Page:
“We have a rhetorical commitment to a repositioning of forces in the Indo-Pacific, but that is contradicted by the reality of what is actually happening,” the representative said. mike gallagher (R-Wisconsin), who will become president of the new House Select Committee on China in the next Congress. He called Ratner’s claims the military planning equivalent of “whistling past the graveyard.”
Those familiar with the US military force in the region agree.
Confronting the military threat from China “will require a larger naval force structure than we have for the foreseeable future,” said Alexander Gray, a former National Security Council chief of staff in the Trump administration.
That is fueling fears that Beijing could exploit its growing naval power advantage to launch an invasion of Taiwan before the US military can reach it, sparking a devastating regional conflict that would force the US to leave. States to intervene or abandon their promise to protect the autonomous island.
The The Pentagon has spent billions from 2021 in Asia-focused initiativesincluding base maintenance and relocation of some US forces within the region, to maintain a “competitive advantage” over China’s military. And the US military presence in the region will become “more lethal, more mobile and more resilient” over the next 12 months, Ratner said, hinting that new partnerships are in the works. Details about what that will mean in practice, he said, will come in early 2023.
But critics argue that the US may be so far behind as to make that goal impossible. The Pentagon plans to temporarily reduce its number of warships and is reducing its aircraft in the region as it prepares to replace them with more modern versions. And we Shipbuilding constraints could make it difficult to comply with a plan to help Australia build nuclear submarines, part of a joint strategy to deter China.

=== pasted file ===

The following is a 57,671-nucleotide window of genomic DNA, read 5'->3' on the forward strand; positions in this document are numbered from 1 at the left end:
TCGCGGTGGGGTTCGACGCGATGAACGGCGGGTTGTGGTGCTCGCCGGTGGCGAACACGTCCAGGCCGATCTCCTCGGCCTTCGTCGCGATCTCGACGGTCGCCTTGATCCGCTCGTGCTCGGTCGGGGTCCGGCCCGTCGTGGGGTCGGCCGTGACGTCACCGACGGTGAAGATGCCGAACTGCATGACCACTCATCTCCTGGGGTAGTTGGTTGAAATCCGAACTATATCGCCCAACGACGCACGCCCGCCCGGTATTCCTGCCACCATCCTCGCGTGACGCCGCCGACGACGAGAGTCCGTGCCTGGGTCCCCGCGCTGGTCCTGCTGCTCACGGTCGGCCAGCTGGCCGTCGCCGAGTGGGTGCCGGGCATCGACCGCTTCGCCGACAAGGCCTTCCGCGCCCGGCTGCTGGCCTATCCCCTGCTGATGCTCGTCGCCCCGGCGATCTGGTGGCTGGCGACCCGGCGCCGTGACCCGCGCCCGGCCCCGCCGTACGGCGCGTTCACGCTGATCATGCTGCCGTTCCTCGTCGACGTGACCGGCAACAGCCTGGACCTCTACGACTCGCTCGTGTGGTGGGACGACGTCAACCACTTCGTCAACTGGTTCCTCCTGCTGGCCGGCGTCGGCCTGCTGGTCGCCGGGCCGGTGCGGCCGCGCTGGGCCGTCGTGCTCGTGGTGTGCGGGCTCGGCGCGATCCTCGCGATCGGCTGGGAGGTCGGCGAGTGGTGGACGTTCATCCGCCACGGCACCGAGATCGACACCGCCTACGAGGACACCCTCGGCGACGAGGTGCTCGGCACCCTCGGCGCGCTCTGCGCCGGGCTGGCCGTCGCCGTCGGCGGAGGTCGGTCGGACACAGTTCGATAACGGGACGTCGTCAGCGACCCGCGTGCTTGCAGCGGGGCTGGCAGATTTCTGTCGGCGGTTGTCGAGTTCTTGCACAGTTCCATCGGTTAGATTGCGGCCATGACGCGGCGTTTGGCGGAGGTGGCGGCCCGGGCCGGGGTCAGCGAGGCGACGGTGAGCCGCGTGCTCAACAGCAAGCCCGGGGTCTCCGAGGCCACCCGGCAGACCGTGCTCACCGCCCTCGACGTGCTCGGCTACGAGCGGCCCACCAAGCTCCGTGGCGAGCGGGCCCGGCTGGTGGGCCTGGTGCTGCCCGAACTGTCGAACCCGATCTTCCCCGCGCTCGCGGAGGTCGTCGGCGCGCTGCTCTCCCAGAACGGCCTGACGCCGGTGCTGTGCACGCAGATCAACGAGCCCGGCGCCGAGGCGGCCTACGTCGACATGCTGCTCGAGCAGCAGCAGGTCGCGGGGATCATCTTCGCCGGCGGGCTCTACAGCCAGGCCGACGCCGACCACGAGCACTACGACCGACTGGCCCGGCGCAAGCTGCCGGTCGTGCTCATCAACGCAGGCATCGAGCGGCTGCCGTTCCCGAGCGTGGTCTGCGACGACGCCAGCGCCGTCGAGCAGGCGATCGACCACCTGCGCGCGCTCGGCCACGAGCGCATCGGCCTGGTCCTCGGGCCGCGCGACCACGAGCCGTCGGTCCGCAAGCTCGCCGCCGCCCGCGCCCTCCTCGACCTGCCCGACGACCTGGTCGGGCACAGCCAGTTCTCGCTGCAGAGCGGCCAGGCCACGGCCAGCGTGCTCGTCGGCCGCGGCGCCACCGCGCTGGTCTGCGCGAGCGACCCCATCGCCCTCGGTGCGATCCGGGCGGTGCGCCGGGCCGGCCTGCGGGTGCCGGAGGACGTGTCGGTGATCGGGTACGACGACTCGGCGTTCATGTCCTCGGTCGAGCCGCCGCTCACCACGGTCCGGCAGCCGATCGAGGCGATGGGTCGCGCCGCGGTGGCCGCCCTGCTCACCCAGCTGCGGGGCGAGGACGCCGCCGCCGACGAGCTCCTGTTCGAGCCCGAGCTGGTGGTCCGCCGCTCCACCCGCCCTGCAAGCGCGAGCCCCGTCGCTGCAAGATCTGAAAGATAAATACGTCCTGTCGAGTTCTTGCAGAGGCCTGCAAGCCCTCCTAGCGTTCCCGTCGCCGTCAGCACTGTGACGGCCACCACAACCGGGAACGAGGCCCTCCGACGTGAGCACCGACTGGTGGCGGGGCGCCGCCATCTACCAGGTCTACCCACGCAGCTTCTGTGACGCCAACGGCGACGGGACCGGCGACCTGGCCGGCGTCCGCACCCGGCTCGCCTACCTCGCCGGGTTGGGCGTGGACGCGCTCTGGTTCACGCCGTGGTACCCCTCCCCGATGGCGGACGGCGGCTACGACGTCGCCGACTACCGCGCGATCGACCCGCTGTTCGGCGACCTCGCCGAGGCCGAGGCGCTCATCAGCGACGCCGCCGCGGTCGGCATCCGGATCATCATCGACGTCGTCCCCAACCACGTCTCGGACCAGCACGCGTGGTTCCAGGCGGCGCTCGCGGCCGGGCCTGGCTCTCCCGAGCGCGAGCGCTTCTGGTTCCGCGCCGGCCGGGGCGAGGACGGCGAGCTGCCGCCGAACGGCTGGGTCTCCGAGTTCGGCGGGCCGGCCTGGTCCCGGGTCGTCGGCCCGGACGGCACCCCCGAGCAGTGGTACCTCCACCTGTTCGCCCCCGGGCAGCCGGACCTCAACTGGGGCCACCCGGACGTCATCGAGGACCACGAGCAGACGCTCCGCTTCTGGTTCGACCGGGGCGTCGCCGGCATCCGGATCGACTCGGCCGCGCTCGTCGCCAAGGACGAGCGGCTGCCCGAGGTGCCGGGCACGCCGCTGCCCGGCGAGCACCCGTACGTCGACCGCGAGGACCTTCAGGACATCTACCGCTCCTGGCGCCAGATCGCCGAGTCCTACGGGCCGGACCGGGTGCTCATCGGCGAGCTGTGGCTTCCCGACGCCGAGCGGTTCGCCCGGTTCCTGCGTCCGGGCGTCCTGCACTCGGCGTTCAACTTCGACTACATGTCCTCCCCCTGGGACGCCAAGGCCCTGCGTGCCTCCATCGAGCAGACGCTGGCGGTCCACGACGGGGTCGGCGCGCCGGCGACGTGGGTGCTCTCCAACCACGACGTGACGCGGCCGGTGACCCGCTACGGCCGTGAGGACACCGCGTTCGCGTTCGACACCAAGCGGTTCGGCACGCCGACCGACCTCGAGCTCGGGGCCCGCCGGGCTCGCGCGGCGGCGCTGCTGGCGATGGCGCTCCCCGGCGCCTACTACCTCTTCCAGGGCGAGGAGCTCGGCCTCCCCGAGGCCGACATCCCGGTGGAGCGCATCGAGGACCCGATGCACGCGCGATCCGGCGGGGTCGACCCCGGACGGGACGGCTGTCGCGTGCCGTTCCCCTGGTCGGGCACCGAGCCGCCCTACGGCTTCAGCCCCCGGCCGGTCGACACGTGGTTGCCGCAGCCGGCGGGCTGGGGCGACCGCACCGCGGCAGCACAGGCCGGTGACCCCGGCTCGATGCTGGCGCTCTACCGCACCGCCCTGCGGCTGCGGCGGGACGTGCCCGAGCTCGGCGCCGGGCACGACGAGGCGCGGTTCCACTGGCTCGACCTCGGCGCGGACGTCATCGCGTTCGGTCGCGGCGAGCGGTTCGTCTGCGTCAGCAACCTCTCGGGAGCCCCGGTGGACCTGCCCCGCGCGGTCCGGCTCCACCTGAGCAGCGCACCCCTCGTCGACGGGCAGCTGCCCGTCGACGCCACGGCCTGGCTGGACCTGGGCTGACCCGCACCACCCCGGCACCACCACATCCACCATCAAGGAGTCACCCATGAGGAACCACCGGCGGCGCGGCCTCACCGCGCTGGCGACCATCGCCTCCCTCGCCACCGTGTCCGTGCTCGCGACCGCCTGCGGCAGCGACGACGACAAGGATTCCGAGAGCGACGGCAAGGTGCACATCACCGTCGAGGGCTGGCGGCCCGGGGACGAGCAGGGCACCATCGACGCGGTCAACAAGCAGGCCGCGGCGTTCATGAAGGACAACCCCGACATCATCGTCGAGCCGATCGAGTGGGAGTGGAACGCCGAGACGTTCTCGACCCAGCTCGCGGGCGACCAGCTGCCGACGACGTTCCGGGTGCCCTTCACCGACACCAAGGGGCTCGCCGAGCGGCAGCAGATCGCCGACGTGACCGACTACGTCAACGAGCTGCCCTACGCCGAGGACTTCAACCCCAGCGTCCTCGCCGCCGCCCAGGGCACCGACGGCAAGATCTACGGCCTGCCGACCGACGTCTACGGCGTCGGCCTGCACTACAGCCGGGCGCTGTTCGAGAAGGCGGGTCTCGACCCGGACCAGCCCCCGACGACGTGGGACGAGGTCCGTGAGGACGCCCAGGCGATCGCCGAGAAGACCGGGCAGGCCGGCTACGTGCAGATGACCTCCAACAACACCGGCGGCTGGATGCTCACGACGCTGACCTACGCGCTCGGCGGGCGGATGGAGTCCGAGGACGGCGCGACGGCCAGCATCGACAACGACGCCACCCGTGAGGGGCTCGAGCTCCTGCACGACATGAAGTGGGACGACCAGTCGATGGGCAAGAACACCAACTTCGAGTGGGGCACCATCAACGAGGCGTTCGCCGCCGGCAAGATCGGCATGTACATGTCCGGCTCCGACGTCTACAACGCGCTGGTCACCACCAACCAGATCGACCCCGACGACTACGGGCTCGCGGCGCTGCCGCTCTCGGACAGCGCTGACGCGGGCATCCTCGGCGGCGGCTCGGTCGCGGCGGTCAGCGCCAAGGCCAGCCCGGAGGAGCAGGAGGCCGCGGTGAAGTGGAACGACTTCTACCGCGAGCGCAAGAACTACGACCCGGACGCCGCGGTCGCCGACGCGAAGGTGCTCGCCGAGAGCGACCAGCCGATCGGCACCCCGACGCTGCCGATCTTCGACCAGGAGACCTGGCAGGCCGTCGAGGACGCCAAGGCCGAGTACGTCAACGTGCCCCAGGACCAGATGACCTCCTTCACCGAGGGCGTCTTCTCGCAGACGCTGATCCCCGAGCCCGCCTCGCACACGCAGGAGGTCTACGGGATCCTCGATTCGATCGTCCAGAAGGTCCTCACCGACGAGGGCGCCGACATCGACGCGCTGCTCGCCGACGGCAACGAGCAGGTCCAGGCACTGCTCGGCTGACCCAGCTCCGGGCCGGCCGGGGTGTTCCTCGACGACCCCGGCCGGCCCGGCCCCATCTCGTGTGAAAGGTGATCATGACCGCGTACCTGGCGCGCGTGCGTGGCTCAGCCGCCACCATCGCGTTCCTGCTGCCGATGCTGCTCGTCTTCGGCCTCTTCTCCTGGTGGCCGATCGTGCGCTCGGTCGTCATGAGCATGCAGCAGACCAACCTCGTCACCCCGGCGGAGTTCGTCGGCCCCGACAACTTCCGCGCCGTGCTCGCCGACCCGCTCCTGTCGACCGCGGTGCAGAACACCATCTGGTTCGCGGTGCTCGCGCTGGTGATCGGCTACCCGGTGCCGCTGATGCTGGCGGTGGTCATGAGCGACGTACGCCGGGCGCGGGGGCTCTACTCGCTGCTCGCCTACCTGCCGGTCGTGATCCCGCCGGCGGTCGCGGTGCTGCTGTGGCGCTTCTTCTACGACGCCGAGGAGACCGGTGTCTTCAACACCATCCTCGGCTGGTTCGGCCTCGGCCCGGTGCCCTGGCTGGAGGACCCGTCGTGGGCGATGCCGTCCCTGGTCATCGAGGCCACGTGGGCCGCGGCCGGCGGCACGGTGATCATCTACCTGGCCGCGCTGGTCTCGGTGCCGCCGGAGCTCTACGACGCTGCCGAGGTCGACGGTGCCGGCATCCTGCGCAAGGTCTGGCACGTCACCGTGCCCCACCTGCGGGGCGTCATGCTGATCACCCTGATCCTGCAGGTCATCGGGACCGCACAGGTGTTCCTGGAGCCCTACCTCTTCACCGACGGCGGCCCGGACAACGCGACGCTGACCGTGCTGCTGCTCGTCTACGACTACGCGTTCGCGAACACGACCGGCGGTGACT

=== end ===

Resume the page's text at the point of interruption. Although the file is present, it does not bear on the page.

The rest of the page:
“Personally, I don’t think we are moving fast enough to change the balance of forces in the Pacific in our favor,” said Rep. Mr. Bacon (R-Neb.), a member of the House Armed Services Committee.
As for Taiwan, while the Biden administration has increased the pace of arms sales approvals for the self-governing island, about $19 billion of those weapons, including Harpoon anti-ship missiles and Stinger surface-to-air missiles, have not been delivered yet due to supply chain issues.
“Until he gets all this happy talk about arming Taiwan to fruition, he’s going to be in a precarious position with regard to short-term deterrence on Taiwan,” Gallagher said.
There are also barricades on Capitol Hill. The defense policy bill, which President Biden signed into law Friday, includes a provision that allows up to $10 billion in the US grants for security assistance to Taiwan for the next five years, but appropriators limited that funding in a general government spending bill by stipulating that assistance must come in the form of loans, not grants, at least for this fiscal year.
Despite the challenges, the Pentagon maintains that it is committed to prioritizing the Indo-Pacific.
Pentagon spokesman John Supple said he is looking for opportunities that “will add more flexibility and strengthen the ability of the US military to operate with our allies and partners.”
“We hope that this commitment and continued hard work will bring tangible results in 2023,” he said.
Meanwhile, China is becoming more aggressive in the waters around Taiwan. beijing is build more warshipssending nuclear-capable bomber plane in the airspace of Taiwan and threatening to use force to control the autonomous island.
“After a while, the quantity issue becomes a quality issue, and the Chinese are building such a big lead on quantity that it’s becoming the main deterrent issue,” Gray said.
Beijing insists there is nothing threatening about its military development. “China develops the necessary military capabilities to defend its legitimate national security interests, which is entirely legitimate and reasonable,” the Chinese Foreign Ministry spokesman said. Wang Wenbin said in September.